Yellowstone grizzly bears removed from endangered species list
Protections that have been in place for more than 40 years for grizzly bears in the Yellowstone National Park area of the US will be lifted this summer after government officials ruled the population is no longer threatened.
Grizzlies in all continental US states except Alaska have been protected under the Endangered Species Act since 1975, when just 136 bears roamed in and around Yellowstone.
There are now an estimated 700 grizzlies in the area that includes north-west Wyoming, south-west Montana and east Idaho, leading the US Fish and Wildlife Service to conclude the population has recovered.
"This achievement stands as one of America's great conservation successes," Interior Secretary Ryan Zinke said in a statement.
Grizzly bears once numbered about 50,000 and ranged over much of North America.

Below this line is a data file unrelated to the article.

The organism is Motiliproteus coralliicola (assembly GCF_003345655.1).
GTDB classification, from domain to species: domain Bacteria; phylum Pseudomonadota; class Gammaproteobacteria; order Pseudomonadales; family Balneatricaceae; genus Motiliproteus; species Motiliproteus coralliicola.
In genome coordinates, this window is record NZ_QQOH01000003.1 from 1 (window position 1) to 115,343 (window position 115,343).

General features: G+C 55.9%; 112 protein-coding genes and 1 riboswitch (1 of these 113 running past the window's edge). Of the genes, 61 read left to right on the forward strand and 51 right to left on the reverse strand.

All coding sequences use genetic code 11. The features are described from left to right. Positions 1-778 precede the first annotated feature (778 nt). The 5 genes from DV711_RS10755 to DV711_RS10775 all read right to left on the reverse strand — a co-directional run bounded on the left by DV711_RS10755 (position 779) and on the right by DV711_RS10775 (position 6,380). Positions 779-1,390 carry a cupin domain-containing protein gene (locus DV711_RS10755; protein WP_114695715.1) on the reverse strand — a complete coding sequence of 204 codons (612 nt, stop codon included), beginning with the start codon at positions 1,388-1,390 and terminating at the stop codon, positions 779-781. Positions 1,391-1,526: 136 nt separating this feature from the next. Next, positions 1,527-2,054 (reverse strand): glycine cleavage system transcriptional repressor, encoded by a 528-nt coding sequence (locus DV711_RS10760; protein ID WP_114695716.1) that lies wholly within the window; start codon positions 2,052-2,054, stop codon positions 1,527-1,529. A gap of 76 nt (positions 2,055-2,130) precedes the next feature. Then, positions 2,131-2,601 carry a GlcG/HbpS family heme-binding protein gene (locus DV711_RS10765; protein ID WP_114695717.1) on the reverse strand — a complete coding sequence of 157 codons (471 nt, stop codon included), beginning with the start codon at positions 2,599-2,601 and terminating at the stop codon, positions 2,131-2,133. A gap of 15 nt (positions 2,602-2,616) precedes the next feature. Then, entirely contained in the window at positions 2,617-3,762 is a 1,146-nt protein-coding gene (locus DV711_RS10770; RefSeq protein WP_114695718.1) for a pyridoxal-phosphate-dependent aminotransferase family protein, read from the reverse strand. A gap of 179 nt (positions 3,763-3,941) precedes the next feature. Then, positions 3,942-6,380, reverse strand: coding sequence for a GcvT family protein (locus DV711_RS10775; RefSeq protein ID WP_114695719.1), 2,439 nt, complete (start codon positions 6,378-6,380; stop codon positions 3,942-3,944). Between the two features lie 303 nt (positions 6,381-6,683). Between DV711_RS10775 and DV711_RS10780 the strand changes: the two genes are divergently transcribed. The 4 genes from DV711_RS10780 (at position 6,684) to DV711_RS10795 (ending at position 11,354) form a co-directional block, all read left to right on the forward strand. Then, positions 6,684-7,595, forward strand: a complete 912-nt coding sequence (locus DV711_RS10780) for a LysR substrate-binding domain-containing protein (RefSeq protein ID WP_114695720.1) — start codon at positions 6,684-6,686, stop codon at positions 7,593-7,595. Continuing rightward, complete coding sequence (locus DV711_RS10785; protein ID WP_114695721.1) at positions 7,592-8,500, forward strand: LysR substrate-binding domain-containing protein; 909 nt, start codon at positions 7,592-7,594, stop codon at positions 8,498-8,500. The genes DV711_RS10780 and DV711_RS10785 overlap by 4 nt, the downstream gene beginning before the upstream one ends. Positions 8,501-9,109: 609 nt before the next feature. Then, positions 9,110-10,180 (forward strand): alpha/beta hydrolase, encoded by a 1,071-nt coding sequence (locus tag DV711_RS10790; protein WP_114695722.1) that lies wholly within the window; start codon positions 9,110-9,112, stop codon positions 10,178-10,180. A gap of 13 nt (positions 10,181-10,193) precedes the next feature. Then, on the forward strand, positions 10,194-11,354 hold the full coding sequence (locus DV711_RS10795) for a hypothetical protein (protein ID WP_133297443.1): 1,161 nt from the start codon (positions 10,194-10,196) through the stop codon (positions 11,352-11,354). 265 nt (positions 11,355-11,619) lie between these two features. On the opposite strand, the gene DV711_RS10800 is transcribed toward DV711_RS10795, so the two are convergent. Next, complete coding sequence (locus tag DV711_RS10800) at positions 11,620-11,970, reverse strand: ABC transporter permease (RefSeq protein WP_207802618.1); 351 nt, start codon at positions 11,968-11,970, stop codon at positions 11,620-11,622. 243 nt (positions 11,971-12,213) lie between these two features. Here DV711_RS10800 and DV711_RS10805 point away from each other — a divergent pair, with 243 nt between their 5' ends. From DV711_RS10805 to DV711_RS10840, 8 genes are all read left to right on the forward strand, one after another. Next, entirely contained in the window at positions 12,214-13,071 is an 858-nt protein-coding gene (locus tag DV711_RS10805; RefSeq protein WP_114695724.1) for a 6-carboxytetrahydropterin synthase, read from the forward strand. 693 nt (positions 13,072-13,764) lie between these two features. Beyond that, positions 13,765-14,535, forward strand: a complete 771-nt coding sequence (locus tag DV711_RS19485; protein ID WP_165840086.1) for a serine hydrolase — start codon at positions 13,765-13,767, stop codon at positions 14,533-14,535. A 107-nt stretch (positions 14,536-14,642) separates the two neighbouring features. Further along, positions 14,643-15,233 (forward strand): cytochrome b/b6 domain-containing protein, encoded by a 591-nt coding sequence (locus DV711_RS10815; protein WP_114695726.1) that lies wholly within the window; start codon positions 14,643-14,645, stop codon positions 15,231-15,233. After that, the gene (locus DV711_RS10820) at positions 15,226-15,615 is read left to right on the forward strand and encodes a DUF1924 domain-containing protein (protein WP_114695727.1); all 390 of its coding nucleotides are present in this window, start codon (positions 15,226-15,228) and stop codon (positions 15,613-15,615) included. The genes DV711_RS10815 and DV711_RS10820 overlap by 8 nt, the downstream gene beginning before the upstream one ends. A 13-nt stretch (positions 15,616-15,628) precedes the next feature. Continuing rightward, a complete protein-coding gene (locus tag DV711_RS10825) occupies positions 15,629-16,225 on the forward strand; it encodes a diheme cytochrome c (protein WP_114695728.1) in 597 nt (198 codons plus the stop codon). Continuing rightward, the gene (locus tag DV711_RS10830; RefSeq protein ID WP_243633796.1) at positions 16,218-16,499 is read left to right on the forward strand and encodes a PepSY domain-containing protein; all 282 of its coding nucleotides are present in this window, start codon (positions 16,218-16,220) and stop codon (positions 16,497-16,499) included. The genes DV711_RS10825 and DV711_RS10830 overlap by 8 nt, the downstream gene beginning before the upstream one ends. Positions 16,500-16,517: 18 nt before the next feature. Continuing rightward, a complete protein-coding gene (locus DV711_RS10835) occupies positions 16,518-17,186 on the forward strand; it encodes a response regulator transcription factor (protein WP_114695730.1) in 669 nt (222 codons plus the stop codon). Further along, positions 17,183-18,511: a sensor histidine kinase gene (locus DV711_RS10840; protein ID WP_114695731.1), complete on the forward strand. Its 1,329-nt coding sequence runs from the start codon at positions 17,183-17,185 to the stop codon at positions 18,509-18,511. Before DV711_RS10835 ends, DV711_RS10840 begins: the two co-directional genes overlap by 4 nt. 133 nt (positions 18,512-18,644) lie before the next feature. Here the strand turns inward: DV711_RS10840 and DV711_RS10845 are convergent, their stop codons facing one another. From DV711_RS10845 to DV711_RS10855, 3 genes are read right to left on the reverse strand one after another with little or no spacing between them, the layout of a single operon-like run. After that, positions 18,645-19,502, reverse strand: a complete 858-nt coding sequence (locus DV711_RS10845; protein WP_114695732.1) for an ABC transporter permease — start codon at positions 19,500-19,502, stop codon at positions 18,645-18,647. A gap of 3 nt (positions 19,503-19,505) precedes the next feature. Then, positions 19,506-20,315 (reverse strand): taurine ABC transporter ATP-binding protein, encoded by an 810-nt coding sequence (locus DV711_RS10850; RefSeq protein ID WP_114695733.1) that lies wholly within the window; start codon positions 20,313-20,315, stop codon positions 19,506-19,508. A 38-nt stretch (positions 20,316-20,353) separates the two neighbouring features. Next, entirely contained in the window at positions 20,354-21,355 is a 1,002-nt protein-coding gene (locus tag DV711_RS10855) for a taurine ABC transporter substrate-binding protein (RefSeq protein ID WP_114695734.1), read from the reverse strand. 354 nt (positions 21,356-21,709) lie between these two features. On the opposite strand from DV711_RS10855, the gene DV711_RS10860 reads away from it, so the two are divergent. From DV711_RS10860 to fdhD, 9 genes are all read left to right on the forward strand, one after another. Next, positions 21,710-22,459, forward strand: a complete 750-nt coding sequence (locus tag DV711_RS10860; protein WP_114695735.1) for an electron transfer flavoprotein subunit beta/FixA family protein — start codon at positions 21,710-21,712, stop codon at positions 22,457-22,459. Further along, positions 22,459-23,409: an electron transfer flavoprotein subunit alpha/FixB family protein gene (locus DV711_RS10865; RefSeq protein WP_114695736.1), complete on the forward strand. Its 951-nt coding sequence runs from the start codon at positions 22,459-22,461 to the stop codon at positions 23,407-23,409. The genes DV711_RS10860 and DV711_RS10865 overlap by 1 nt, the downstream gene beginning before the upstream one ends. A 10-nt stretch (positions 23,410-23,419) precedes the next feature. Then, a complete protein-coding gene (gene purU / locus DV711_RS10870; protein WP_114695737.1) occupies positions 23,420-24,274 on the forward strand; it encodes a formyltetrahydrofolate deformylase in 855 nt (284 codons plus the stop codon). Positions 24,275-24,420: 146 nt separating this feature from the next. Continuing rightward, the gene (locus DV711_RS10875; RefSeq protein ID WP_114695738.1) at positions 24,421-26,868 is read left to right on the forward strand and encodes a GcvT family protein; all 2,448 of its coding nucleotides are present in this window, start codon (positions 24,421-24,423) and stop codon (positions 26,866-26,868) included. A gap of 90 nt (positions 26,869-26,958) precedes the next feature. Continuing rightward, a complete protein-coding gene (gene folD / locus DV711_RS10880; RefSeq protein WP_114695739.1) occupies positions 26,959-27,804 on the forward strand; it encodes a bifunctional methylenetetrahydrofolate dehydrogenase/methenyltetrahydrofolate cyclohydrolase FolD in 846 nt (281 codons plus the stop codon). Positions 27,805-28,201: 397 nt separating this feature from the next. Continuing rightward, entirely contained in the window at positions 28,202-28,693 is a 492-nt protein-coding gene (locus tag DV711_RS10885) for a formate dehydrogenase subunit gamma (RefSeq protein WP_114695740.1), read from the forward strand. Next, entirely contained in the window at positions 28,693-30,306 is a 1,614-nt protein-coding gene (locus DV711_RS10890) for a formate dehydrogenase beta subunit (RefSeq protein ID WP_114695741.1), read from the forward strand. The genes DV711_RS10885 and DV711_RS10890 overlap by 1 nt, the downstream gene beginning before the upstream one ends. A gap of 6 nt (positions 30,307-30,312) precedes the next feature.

Their population plummeted, starting in the 1850s because of widespread hunting and trapping, and the bears now occupy only two per cent of their original territory.
The final ruling by the fish and wildlife service to remove Yellowstone grizzlies from the list of endangered and threatened species will give jurisdiction over the bears to Montana, Idaho and Wyoming by late July.
That will allow those states to plan limited bear hunts outside the park's boundaries as long as the overall bear population does not fall below 600.
Hunting bears inside Yellowstone would still be banned. The bears roam both inside and outside the park, and their range has been expanding as their numbers have grown.
The Obama administration first proposed removing grizzlies as a threatened species by issuing an initial ruling in March 2016.
The 15 months that have passed since then have been used to by federal officials to evaluate states' grizzly management plans and respond to themes of concern generated by 650,000 comments from the public, including wildlife advocates and Native American tribal officials who are staunchly opposed to hunting grizzly bears.
Some 125 tribes have signed a treaty opposing trophy-hunting grizzly bears, which Native Americans consider a sacred animal.